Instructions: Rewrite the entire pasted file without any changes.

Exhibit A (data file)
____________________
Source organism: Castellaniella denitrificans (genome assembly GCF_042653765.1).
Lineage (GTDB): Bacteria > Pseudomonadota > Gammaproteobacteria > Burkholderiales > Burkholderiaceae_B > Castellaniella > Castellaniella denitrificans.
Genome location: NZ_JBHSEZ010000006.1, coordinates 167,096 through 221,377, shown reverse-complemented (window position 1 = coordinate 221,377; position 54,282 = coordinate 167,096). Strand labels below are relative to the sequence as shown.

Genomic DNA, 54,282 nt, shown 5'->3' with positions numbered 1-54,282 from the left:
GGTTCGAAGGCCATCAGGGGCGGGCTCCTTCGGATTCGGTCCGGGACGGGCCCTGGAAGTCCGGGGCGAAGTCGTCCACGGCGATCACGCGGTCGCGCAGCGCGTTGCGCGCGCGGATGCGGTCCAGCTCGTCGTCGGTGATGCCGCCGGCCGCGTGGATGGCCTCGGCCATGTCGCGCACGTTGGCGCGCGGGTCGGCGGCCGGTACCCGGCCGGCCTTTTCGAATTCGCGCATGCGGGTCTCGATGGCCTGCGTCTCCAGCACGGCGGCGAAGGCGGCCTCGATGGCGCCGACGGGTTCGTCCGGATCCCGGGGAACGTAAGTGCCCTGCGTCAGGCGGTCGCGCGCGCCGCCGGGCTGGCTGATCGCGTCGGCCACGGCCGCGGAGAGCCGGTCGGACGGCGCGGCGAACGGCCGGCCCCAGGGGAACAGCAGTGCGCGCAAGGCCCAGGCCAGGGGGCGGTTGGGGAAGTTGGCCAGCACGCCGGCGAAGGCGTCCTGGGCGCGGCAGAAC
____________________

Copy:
Source organism: Castellaniella denitrificans (genome assembly GCF_042653765.1).
Lineage (GTDB): Bacteria > Pseudomonadota > Gammaproteobacteria > Burkholderiales > Burkholderiaceae_B > Castellaniella > Castellaniella denitrificans.
Genome location: NZ_JBHSEZ010000006.1, coordinates 167,096 through 221,377, shown reverse-complemented (window position 1 = coordinate 221,377; position 54,282 = coordinate 167,096). Strand labels below are relative to the sequence as shown.

Genomic DNA, 54,282 nt, shown 5'->3' with positions numbered 1-54,282 from the left:
GGTTCGAAGGCCATCAGGGGCGGGCTCCTTCGGATTCGGTCCGGGACGGGCCCTGGAAGTCCGGGGCGAAGTCGTCCACGGCGATCACGCGGTCGCGCAGCGCGTTGCGCGCGCGGATGCGGTCCAGCTCGTCGTCGGTGATGCCGCCGGCCGCGTGGATGGCCTCGGCCATGTCGCGCACGTTGGCGCGCGGGTCGGCGGCCGGTACCCGGCCGGCCTTTTCGAATTCGCGCATGCGGGTCTCGATGGCCTGCGTCTCCAGCACGGCGGCGAAGGCGGCCTCGATGGCGCCGACGGGTTCGTCCGGATCCCGGGGAACGTAAGTGCCCTGCGTCAGGCGGTCGCGCGCGCCGCCGGGCTGGCTGATCGCGTCGGCCACGGCCGCGGAGAGCCGGTCGGACGGCGCGGCGAACGGCCGGCCCCAGGGGAACAGCAGTGCGCGCAAGGCCCAGGCCAGGGGGCGGTTGGGGAAGTTGGCCAGCACGCCGGCGAAGGCGTCCTGGGCGCGGCAGAAC